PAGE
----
Stratford Town Football Club moved in the 2007/8 season to Knights Lane Ground, Tiddington where they built a new stadium and pitch.
The summer of 2007 had seen large areas of flooding and when work began in the July heavy machinery moved straight in, crushing and compacting the ground during construction. It created a problem that would not go away until the end of 2020.
“The pitch has never properly drained.” Says Club Director, Mark Bickley. “The club has spent many thousands of pounds treating the top of the pitch, which does let water through but two areas around the 18-yard box flooded badly enough to stop play, especially when the water table was up. Several schemes were done over the years, at some expense, but none solved the problem and over the last two seasons with excessive winter rainfall the problem escalated.”
The groundsmen kept to a regime of slitting, aerating, Verti–Draining, scarifying and top dressing, says Mark, and in August and September the pitch looked like Wembley. But as soon as the heavier rains came the problem was back. What was odd was the junior pitch, which is only two hundred yards away, had very little done to it and the drainage was fine. Similarly, the nearby golf course had no drainage problems. A Robin Dagger was brought in for two hours of drilling and backfilling and the fact this helped for a period led to suspicions about what was going on deeper under the surface. Even a week after rain the pitch remained soggy and they relied on the wind to dry it. Two of wettest winters in a row prompted the investment in a tarpaulin to cover 125 sq m. of the worst affected areas.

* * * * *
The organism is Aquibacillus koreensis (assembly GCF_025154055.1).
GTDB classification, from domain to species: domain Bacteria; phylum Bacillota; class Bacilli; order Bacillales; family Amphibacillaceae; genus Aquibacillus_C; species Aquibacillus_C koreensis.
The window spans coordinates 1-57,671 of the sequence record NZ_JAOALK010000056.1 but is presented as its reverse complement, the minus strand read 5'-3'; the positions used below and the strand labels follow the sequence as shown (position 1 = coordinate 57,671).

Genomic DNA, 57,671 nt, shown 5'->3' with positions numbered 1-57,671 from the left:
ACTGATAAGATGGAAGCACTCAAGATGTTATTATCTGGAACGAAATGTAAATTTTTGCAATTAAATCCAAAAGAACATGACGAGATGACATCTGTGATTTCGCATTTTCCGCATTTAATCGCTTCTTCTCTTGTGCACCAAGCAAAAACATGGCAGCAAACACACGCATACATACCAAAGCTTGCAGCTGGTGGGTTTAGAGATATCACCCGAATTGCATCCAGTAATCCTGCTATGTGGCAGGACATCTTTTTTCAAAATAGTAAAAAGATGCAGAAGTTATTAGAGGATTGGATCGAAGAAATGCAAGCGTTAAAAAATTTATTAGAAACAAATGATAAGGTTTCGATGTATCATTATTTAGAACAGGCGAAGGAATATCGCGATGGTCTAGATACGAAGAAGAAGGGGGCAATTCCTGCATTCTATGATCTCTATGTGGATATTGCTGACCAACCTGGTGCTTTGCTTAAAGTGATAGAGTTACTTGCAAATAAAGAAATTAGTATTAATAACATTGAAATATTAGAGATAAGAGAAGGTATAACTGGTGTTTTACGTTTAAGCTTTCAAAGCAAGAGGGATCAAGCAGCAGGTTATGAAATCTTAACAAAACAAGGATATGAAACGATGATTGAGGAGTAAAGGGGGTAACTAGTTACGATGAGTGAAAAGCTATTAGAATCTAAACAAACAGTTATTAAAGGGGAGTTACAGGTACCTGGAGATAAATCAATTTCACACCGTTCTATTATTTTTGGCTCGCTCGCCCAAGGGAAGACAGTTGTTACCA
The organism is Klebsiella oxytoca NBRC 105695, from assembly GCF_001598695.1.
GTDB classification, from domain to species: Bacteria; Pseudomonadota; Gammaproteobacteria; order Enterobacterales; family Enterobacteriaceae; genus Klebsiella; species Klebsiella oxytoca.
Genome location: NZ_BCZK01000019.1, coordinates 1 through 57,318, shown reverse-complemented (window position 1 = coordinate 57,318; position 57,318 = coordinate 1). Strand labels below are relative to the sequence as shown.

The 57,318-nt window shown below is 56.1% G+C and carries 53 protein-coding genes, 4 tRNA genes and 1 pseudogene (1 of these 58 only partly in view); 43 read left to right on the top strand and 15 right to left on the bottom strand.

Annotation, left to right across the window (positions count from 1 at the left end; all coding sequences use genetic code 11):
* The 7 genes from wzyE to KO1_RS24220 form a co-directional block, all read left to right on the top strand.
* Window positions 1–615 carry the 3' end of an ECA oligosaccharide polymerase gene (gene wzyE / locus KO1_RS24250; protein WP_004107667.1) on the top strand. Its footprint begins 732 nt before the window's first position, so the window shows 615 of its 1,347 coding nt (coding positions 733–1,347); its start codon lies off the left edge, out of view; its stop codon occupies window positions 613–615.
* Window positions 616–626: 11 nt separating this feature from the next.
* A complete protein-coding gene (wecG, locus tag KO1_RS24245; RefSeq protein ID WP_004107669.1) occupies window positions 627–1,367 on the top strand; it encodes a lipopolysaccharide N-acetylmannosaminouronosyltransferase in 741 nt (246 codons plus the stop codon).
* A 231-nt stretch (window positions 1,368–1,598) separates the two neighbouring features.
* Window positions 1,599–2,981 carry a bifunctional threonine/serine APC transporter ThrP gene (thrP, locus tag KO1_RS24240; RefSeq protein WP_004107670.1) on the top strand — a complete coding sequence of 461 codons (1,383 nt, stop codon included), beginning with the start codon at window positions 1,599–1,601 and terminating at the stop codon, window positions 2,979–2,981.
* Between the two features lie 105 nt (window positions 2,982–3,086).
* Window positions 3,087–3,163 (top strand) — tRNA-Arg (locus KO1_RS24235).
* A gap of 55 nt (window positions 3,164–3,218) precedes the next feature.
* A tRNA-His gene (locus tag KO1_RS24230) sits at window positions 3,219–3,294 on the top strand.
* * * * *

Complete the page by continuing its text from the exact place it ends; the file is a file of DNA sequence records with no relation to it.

“It takes six people to put out and is a problem in high winds, having to be weighed down, causing more compaction.” Says Mark. “We ran a test with a boat post hammer, the sort of thing they use on the river moorings in Stratford-upon-Avon and managed to drive it down 18 inches. It was like concrete. I talked it over with an ex Villa Park Head Groundsman and he suggested bringing in Terrain Aeration, the deep aeration specialists. In October 2020 they did a test at the back of the ground with their Terralift machine. It took just fifteen seconds for their JCB road breaker probe to go down to a metre. Moving onto the pitch it took at least a minute to drive through to the same depth.”
The Terralift went on to treat the worst affected parts of the pitch, two strips about forty metres long. The hammer is used because the ground is usually so compact at depth it is needed to break through. Once the probe reaches one metre deep compressed air up to a maximum of 20Bar/280psi is released to fracture and fissure the soil. The Terralift is the only machine using such necessary high pressure. The probe is withdrawn, and the process repeated at two-metre centre spacings on a staggered grid. This means each shot interconnects. On the tail end of the blast, dried seaweed is injected which sticks to the fissure and expands and contracts with the soil’s moisture content, allowing drainage and aeration. The probe holes are backfilled with Lytag aggregate.
“We were able to play games immediately, up to the second lockdown due to Covid-19. Over Christmas there were storms and heavy rains, but the result is unbelievable after so many years. We would certainly have been able to play the local Derby with Banbury on Boxing Day if the league hadn’t been suspended.” Says Marks “This was money well spent and we will have Terrain Aeration back as soon as possible to treat the rest of the pitch. If anyone is having drainage problems on their pitch, I would recommend they do the same.”